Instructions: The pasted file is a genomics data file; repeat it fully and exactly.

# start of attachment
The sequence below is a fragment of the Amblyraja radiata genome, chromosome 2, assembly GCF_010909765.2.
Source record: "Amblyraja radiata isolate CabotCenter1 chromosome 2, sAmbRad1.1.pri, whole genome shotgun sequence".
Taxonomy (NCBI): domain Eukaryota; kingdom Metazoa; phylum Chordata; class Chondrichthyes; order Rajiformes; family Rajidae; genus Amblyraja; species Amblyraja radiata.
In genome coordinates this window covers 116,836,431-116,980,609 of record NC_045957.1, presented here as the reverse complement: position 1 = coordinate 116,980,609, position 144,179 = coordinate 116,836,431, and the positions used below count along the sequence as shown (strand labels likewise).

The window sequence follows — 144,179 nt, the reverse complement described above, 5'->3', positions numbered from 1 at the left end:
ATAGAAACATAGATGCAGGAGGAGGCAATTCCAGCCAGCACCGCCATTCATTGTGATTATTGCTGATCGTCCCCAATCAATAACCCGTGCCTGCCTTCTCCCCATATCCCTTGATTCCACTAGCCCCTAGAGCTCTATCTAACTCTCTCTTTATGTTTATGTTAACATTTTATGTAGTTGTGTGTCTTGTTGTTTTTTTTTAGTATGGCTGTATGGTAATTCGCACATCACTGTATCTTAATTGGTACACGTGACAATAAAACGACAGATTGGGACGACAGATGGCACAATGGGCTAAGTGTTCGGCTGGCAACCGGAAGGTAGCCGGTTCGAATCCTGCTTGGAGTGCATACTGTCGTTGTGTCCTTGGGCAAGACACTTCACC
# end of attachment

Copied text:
The sequence below is a fragment of the Amblyraja radiata genome, chromosome 2, assembly GCF_010909765.2.
Source record: "Amblyraja radiata isolate CabotCenter1 chromosome 2, sAmbRad1.1.pri, whole genome shotgun sequence".
Taxonomy (NCBI): domain Eukaryota; kingdom Metazoa; phylum Chordata; class Chondrichthyes; order Rajiformes; family Rajidae; genus Amblyraja; species Amblyraja radiata.
In genome coordinates this window covers 116,836,431-116,980,609 of record NC_045957.1, presented here as the reverse complement: position 1 = coordinate 116,980,609, position 144,179 = coordinate 116,836,431, and the positions used below count along the sequence as shown (strand labels likewise).

The window sequence follows — 144,179 nt, the reverse complement described above, 5'->3', positions numbered from 1 at the left end:
ATAGAAACATAGATGCAGGAGGAGGCAATTCCAGCCAGCACCGCCATTCATTGTGATTATTGCTGATCGTCCCCAATCAATAACCCGTGCCTGCCTTCTCCCCATATCCCTTGATTCCACTAGCCCCTAGAGCTCTATCTAACTCTCTCTTTATGTTTATGTTAACATTTTATGTAGTTGTGTGTCTTGTTGTTTTTTTTTAGTATGGCTGTATGGTAATTCGCACATCACTGTATCTTAATTGGTACACGTGACAATAAAACGACAGATTGGGACGACAGATGGCACAATGGGCTAAGTGTTCGGCTGGCAACCGGAAGGTAGCCGGTTCGAATCCTGCTTGGAGTGCATACTGTCGTTGTGTCCTTGGGCAAGACACTTCACC